If you don’t want to pay for yet another streamer, try a free service from your public library, says Dan Slevin.
It’s a little bit of a misnomer, calling this column “Introducing Kanopy” as a couple of my on air colleagues have mentioned it already, but seeing as we have been talking about some of the ‘for money’ streaming services, it is only fair that we pick some highlights from this ‘for free’ one.
Kanopy is a US streamer that specialises in providing high quality arthouse and classic film collections to academic institutions and public libraries. In the past, university libraries might be the only place where certain rare or obscure titles could be found. Kanopy developed a business model that replicates the high prices that those institutions were used to paying for their DVDs and VHS tapes but gave them more granular control over the collection and without any of the storage costs.
The deal is: each title gets to stream a limited number of times before the high price kicks in when your local library has to pay Kanopy a huge wedge for the privilege. So, to mitigate the risk of that libraries can limit the number of titles you can stream per month – Wellington City Library restricts you to seven.
But seven movies per month is still quite a lot, especially if – like us – you are still tempted by all the other streaming delights the brave new world has to offer. As a family, we managed four in our first month and I only got to see three of those.
The first was an absolute charmer that originally screened in the 2017 International Film Festival but never made it back to general release. Kedi is a documentary about the cats of Istanbul, a city that appears to be completely overrun with them. In Ceyda Torun’s astute portrait of a culture, we can see how these moggies win their way into the hearts of their neighbours, securing food and shelter while maintaining their feline independence.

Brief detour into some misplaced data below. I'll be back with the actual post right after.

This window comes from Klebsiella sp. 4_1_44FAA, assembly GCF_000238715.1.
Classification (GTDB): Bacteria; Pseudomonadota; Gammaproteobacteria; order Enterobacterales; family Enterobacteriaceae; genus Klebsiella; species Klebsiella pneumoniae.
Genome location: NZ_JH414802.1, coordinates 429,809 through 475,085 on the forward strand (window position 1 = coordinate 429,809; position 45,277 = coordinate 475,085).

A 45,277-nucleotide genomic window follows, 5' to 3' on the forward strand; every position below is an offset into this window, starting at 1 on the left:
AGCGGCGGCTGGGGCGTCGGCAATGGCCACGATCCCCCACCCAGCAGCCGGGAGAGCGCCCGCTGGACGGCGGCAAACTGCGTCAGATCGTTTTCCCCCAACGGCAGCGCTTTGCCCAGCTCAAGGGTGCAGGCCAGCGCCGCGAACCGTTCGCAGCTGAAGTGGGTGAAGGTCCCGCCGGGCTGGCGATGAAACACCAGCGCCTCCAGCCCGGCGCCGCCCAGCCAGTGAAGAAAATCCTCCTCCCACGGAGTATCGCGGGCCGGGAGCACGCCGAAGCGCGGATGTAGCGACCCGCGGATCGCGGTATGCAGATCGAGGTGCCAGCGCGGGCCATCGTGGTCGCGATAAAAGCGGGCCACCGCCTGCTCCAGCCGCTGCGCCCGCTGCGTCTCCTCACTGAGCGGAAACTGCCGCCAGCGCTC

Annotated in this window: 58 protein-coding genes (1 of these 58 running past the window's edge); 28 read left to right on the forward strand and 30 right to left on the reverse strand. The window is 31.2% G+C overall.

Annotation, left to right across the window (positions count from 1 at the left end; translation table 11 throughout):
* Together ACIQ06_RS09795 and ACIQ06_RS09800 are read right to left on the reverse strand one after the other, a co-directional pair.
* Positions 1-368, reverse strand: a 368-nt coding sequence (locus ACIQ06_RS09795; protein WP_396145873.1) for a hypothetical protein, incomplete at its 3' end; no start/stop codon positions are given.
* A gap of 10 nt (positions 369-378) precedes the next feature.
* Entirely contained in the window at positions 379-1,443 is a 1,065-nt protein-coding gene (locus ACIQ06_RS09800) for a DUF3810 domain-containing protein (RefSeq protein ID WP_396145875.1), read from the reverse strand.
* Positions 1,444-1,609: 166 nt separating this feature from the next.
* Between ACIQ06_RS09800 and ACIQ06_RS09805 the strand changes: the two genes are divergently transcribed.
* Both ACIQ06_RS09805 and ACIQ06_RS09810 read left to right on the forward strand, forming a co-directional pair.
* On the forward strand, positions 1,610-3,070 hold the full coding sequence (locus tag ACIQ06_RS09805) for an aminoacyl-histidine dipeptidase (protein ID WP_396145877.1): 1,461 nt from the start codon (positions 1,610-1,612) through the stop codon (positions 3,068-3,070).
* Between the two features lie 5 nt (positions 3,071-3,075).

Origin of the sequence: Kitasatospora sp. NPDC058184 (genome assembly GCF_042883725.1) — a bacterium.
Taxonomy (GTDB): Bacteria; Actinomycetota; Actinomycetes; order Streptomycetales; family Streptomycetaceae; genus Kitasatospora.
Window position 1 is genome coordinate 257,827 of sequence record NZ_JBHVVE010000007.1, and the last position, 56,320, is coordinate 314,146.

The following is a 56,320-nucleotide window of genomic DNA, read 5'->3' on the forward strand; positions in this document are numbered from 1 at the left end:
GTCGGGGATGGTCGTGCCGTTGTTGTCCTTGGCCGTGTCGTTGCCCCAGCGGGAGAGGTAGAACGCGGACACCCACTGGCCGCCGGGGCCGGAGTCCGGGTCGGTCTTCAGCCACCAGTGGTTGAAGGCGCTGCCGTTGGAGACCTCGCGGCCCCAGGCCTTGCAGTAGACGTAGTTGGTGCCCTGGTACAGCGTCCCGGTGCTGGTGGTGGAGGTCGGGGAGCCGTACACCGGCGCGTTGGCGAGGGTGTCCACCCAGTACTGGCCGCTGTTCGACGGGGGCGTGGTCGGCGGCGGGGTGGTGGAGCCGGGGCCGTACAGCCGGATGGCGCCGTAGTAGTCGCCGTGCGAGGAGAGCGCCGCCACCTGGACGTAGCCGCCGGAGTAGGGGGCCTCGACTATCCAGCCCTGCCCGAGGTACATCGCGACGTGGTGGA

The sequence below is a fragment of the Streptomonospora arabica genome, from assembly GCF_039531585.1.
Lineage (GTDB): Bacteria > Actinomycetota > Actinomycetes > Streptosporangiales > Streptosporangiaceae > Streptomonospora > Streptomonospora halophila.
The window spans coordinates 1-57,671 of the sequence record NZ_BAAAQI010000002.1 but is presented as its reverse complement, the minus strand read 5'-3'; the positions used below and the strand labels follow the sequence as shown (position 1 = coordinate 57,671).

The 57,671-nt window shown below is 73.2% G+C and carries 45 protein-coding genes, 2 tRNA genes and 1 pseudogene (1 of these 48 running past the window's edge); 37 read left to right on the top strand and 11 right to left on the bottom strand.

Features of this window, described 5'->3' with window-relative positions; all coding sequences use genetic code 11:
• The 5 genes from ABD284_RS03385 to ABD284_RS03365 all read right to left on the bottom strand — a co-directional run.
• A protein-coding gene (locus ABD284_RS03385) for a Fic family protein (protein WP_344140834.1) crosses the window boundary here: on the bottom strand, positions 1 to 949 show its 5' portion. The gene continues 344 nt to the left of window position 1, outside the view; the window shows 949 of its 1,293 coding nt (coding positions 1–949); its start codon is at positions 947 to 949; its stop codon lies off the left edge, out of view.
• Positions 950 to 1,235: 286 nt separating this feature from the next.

Shot at cat’s eyes level and with an appreciation for their differing characters, Kedi demonstrates how cats can heal people in ways that other humans often can’t. I would imagine that all the cat-haters in Istanbul simply move away, defeated by all that purring.
Buena Vista Social Club
Our jazz-loving teenager had expressed a desire to see this after hearing some of the music on his Apple Music subscription but it wasn’t on Netflix (and is too old to be on our more commercial local services).
In 1996, roots musician Ry Cooder took a trip to Cuba to record some elderly musicians before it was too late. When he returned in 1998 for a second helping, famed director Wim Wenders tagged along with a video camera and the result is one of the greatest music documentaries of all time.
And it is a real music documentary, too. Not a concert film but also mercifully here of talking head explainers. Watching Buena Vista Social Club for the first time in ages, I was reminded of the rehearsal scenes in Tearepa Kahi’s recent Herbs flick, Songs of Freedom. I love watching people who are still in a relationship with their first love.
Finally in this trio of documentaries, a film which had been on my wishlist since it premiered at Sundance in 2014. Film critic Roger Ebert was the patron saint of my profession, a gifted writer and a humane watcher who was still filing copy almost until the day he died of an awful cancer which cost him his jaw and his ability to speak.
Steve James, one of America’s finest documentarians (Hoop Dreams), spent a few weeks following Ebert around in those last weeks as he was in and out of hospital and undergoing some undignified medical procedure or other. The film also tells the story of his – for a film critic – fairly incredible life. The glamour and power of being television’s most influential – with on-screen partner Gene Siskel – movie reviewer. The heavy drinking and the sudden stop. The forays into screenwriting with Russ Meyer’s boundary pushing Beyond the Valley of the Dolls.
Like all the best critics, you read them not for their opinions but for their expression. Ebert had that newspaperman’s ability to work quickly and structure the piece in his head as he was writing. It felt effortless but I’m sure it wasn’t. He wanted art to illuminate life and would celebrate that in his work, often with illustrated with personal details. We’re not encouraged to do that, you know.
When he passed away in 2013, I wrote that it meant the rest of all went up one place but that would imply that someone has replaced him. I don’t think anyone has.
Kanopy is available by signing up at your participating public library website but has apps for all the main platforms. Not all libraries are participating and not all content is available on via all libraries. That might make it seem like a bit of a lottery but there’s so much good stuff you soon lose interest in what isn’t there.